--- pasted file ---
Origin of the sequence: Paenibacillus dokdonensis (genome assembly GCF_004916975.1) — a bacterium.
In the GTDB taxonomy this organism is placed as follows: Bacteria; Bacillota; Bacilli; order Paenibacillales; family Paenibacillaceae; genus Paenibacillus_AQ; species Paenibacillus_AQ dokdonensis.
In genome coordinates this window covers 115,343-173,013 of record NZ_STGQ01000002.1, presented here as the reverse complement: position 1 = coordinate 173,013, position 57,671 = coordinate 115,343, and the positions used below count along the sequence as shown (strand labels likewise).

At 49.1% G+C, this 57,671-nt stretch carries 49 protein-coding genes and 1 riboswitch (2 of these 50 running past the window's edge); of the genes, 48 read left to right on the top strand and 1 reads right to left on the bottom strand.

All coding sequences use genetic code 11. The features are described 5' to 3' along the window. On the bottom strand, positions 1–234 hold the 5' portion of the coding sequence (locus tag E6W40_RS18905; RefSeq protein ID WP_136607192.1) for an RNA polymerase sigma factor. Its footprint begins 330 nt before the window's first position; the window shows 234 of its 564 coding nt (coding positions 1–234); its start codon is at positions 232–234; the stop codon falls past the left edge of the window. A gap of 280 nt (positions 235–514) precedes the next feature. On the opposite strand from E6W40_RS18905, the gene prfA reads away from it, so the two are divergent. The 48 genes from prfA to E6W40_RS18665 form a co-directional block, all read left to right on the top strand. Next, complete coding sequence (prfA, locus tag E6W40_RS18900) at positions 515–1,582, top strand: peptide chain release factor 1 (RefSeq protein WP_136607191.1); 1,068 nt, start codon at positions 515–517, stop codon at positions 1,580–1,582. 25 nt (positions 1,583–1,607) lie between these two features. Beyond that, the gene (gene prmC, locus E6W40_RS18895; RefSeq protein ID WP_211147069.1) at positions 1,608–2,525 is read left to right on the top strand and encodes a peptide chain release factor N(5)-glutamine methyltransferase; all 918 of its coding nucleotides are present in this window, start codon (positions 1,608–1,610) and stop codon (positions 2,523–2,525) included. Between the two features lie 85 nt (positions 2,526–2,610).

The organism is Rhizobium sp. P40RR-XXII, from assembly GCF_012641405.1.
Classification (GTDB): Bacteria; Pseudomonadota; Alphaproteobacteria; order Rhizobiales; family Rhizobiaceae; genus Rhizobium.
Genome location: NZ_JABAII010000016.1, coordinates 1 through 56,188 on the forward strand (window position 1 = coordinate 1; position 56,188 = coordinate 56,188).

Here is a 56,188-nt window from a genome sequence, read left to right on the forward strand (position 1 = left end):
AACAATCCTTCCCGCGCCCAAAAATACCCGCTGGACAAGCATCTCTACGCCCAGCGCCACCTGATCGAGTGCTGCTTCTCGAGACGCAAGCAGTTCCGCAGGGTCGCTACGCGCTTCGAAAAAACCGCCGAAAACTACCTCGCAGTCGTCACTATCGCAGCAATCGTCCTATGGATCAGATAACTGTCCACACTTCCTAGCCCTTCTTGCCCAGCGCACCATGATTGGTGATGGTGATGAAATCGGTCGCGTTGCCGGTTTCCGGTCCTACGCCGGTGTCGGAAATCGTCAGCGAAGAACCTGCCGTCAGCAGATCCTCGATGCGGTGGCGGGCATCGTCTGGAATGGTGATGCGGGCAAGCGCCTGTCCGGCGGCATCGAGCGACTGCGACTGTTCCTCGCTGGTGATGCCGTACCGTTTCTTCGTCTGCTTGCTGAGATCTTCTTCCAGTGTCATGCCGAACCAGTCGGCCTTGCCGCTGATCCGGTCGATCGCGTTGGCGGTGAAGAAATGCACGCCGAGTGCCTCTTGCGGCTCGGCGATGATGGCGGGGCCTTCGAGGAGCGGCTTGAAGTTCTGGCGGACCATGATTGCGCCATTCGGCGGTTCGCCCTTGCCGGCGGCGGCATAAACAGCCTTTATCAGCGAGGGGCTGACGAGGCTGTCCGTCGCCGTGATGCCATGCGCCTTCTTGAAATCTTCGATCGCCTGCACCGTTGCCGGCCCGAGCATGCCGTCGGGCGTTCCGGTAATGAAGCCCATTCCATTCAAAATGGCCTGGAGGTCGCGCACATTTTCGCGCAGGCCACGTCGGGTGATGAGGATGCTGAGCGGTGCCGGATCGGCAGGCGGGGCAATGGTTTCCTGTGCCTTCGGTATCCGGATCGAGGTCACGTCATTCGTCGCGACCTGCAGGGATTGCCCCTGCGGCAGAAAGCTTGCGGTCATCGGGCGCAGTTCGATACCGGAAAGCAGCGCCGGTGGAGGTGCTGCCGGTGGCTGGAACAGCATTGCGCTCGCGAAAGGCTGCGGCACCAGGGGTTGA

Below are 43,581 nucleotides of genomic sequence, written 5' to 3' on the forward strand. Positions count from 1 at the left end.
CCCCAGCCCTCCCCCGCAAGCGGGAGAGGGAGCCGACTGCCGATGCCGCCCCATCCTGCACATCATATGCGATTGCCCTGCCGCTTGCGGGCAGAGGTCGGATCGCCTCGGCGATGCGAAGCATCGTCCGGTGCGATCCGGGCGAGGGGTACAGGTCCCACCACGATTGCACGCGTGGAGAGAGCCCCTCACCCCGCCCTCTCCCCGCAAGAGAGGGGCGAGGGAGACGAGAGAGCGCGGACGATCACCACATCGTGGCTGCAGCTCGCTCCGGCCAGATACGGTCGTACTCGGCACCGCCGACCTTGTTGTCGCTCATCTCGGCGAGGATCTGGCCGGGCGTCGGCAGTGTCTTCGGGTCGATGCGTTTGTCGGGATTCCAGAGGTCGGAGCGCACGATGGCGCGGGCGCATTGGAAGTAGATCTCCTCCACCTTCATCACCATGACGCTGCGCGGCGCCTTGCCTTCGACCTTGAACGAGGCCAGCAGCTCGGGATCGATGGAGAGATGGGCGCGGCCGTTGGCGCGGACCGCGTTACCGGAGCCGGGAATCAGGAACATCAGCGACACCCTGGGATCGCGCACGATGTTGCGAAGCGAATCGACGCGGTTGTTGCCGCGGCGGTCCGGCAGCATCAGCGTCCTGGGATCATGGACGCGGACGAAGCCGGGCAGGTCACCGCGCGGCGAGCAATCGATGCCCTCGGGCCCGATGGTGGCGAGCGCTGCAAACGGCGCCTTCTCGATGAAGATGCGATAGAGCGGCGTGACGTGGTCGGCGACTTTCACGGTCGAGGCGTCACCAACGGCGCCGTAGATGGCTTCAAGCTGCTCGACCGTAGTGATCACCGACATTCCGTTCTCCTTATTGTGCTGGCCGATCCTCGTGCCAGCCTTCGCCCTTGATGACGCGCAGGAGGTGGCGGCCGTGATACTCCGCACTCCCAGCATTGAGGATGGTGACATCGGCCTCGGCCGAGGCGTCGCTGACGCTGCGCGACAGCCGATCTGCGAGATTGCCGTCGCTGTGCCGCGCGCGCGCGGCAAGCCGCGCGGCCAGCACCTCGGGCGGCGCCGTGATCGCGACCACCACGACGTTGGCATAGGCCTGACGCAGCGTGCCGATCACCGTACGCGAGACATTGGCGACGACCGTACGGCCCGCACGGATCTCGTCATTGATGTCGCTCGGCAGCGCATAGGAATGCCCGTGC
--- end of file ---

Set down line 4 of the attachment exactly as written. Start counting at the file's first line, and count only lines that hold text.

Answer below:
At 49.1% G+C, this 57,671-nt stretch carries 49 protein-coding genes and 1 riboswitch (2 of these 50 running past the window's edge); of the genes, 48 read left to right on the top strand and 1 reads right to left on the bottom strand.